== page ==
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Volume 50 Number 4
Written by Christopher Corbett, firstname.lastname@example.org
Community Psychology and the Resist Movement: Do Community Psychologists Have A Moral Obligation to Resist?
Christopher Corbett, MA Community Psychology is a longstanding member of the Practice Council, Public Policy Committee and more recently, the Investment Committee. He can be reached at: email@example.com.
Every day we read in the press, or fake press, about political chaos that seems to apply cross-nationally. It is, no doubt, that the United States (US) is responsible for more than its fair share, particularly given the surprising election of President Donald Trump.
For those of us with the luxury, or burden, of US citizenship therein lays a particular dilemma. On the one hand we, as citizens, have a responsibility to support our elected leaders abiding by the process and outcomes of our democratic processes. Yet on the other hand, there is a responsibility, or burden, to speak out when we as citizens find our elected leaders are wrong or mistaken in the decisions that they make. As citizens of the US, we have an obligation to participate in our democracy, mindful of the best interests of our country, as well as our families.
As community psychologists (CPs) such matters seem quite different and complex. I was trained that our responsibilities are much broader. My introduction to CP, taught me CPs are concerned with the health and well being of all community members (Heller et al. 1984, p.4). There is a far broader moral responsibility than as a US citizen. CP is a cross-national field where CPs are duty bound to consider beyond nation based self-interests in our actions and interventions-- that is to consider the implications of our actions on all community members. CPs appear duty bound to be fully cognizant of what constitutes the broader public interest or public welfare and to be willing to speak up, or out, and act accordingly, including by criticizing or disagreeing with our elected leaders. This requires the capacity to object, oppose and/or resist.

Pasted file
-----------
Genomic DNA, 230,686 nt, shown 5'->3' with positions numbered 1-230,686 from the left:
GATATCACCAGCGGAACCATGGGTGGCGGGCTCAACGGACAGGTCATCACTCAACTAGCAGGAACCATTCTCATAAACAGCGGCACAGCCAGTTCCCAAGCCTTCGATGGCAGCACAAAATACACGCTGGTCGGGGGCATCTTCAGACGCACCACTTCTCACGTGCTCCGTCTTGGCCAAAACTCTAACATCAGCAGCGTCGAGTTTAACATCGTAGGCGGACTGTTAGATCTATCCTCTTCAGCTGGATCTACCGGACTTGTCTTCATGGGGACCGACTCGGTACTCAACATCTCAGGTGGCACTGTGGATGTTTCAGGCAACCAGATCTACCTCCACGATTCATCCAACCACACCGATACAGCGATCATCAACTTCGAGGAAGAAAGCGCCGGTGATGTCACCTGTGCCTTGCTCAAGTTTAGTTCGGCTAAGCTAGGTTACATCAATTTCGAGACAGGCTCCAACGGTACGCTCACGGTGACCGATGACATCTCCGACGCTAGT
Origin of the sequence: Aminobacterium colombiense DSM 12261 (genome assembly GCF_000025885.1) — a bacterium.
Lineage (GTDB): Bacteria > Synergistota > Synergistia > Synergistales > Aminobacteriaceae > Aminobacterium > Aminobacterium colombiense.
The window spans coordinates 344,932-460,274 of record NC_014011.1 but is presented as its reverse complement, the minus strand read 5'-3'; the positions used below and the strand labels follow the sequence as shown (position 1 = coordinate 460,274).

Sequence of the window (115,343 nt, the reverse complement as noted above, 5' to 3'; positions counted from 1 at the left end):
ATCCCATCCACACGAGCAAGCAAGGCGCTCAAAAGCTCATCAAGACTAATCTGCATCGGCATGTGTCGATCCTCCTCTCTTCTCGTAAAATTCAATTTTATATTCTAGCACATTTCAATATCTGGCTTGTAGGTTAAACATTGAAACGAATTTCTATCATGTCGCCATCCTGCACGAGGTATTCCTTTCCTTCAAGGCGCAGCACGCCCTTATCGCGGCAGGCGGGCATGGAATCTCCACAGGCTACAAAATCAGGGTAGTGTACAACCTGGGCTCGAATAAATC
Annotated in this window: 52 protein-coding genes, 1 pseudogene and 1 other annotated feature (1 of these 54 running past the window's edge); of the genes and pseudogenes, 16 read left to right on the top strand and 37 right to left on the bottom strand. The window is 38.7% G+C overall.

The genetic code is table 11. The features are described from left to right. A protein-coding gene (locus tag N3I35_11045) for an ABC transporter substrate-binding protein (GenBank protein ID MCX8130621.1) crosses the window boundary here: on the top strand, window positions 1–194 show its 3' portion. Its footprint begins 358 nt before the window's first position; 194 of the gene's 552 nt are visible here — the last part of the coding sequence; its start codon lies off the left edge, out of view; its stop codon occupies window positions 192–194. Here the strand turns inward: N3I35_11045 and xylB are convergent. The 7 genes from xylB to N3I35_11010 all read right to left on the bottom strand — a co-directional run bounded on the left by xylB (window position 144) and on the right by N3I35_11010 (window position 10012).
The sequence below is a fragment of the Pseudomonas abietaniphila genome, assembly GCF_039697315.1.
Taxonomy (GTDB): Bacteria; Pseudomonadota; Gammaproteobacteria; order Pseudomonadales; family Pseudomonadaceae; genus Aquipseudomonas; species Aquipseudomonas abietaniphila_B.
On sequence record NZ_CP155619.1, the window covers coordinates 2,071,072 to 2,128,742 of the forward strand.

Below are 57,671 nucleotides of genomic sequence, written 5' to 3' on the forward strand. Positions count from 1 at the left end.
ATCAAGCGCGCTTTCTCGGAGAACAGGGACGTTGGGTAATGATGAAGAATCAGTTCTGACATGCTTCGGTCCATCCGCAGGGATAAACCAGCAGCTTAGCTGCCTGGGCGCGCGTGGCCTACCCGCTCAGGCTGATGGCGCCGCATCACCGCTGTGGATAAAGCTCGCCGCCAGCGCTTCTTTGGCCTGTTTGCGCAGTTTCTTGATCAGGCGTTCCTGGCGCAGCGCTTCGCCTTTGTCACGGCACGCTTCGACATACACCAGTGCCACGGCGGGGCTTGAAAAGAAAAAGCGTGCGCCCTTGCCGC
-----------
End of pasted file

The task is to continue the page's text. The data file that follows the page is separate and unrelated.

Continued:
Community Psychologists and the Obligation to Resist
This responsibility seems to fall heavily on CPs. Not only are we concerned about all members of the community, we appear duty bound considering the recent movement to identify, and self-impose, core competencies, including Core Competencies #5 and #7 (Dalton & Wolfe 2012). Under Core Competency #5: Ethical, Reflective Practice, CPs are subject to a process of continued ethical improvement including the ability to identify ethical issues in one’s own practice, and act to address them responsibly (p. 11). While we each have different areas of practice, in those areas of expertise comes an obligation to identify where ethical conflicts or dilemmas arise and ways to address them. Regarding Core Competency #7, Prevention and Health Promotion, CPs must have the ability to adopt a prevention perspective and implement prevention and health promoting community interventions (p. 11). While these are just two of the Core Competencies, they illustrate how CPs must be able to identify ethical dilemmas and act on them consistent with CP values and considering the implications of interventions and public policies on the health of communities. Where CPs perceive harm to the public health, particularly when it applies cross-nationally, there appears an obligation to expose, oppose or resist destructive public policies and practices consistent with CP values and competencies.